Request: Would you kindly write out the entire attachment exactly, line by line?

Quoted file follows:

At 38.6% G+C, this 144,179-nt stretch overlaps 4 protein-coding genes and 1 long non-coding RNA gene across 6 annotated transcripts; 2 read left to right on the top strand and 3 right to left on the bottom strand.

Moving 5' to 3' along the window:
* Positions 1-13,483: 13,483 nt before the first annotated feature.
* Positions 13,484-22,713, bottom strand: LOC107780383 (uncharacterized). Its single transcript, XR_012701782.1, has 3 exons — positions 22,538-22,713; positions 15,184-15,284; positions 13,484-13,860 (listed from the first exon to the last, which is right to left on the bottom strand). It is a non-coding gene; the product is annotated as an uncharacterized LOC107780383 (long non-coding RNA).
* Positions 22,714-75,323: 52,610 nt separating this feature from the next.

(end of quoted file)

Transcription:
At 38.6% G+C, this 144,179-nt stretch overlaps 4 protein-coding genes and 1 long non-coding RNA gene across 6 annotated transcripts; 2 read left to right on the top strand and 3 right to left on the bottom strand.

Moving 5' to 3' along the window:
* Positions 1-13,483: 13,483 nt before the first annotated feature.
* Positions 13,484-22,713, bottom strand: LOC107780383 (uncharacterized). Its single transcript, XR_012701782.1, has 3 exons — positions 22,538-22,713; positions 15,184-15,284; positions 13,484-13,860 (listed from the first exon to the last, which is right to left on the bottom strand). It is a non-coding gene; the product is annotated as an uncharacterized LOC107780383 (long non-coding RNA).
* Positions 22,714-75,323: 52,610 nt separating this feature from the next.